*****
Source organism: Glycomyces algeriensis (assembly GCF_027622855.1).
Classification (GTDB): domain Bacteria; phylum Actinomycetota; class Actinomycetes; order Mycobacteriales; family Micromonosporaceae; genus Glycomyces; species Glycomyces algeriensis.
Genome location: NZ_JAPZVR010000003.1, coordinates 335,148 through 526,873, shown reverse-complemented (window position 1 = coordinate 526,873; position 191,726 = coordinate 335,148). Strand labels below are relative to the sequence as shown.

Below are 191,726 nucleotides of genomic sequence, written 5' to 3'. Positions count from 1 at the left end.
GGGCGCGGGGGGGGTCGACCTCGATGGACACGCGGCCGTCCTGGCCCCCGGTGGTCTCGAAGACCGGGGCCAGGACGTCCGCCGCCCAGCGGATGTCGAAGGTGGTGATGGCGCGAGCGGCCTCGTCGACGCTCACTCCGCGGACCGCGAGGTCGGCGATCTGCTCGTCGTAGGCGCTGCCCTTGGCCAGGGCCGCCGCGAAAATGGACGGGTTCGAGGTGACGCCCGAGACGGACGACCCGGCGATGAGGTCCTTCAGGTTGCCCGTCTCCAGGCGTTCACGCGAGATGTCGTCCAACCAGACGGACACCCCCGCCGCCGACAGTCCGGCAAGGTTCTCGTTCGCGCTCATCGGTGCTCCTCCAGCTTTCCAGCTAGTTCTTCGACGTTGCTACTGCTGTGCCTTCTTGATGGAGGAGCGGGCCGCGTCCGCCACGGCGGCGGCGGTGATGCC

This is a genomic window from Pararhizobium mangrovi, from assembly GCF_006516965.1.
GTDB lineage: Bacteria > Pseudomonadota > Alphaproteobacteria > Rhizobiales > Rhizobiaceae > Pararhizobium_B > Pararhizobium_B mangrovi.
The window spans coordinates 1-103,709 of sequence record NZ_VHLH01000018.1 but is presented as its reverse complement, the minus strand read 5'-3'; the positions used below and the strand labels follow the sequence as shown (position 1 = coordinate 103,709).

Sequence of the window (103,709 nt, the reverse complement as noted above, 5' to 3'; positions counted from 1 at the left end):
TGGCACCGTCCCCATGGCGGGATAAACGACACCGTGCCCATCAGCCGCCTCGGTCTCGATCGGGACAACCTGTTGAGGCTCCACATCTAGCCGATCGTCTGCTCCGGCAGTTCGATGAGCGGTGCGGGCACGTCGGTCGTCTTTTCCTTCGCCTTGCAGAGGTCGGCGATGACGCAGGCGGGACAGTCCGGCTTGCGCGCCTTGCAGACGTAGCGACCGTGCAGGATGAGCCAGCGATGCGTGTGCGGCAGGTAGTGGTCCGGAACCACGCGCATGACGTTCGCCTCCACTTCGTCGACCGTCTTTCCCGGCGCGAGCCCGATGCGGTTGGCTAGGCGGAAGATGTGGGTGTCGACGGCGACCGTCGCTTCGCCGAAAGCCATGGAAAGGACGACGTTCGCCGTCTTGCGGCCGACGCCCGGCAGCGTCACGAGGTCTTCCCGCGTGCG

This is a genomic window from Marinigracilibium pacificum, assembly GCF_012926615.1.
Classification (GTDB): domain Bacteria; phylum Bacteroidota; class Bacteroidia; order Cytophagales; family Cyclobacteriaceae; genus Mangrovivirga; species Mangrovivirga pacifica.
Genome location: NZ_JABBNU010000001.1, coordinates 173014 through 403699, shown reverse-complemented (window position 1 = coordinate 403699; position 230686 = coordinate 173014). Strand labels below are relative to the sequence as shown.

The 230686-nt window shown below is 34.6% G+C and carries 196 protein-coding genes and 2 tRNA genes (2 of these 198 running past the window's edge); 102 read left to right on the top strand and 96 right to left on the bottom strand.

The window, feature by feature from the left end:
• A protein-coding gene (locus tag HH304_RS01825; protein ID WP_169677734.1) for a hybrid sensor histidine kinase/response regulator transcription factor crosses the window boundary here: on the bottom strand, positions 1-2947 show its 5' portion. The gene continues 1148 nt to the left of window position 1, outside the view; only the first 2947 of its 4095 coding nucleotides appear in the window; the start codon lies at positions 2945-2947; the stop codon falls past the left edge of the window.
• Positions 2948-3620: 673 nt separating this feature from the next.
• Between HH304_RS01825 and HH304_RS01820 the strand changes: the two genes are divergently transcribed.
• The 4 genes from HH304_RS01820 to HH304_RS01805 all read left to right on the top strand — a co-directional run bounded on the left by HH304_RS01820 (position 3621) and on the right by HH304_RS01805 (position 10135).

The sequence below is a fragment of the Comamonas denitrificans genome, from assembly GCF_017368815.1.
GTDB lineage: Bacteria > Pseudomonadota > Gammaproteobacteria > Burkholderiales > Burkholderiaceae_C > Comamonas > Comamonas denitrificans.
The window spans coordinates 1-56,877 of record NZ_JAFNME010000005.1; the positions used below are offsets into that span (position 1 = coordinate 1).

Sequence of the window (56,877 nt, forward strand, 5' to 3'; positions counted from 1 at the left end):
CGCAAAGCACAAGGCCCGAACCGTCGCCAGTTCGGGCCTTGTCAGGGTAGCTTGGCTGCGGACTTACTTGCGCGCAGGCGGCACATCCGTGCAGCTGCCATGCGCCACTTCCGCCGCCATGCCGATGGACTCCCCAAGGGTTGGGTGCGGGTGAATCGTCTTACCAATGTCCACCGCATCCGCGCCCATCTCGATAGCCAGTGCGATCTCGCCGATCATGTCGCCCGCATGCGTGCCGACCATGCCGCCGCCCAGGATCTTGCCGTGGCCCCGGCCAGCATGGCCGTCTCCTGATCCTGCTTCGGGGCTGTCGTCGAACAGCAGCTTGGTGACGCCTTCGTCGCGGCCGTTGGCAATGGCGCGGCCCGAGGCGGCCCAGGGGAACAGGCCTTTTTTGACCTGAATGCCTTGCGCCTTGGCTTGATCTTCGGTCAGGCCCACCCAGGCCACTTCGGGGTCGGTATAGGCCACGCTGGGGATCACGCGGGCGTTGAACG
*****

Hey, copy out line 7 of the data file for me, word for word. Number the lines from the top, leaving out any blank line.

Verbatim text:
GTDB lineage: Bacteria > Pseudomonadota > Alphaproteobacteria > Rhizobiales > Rhizobiaceae > Pararhizobium_B > Pararhizobium_B mangrovi.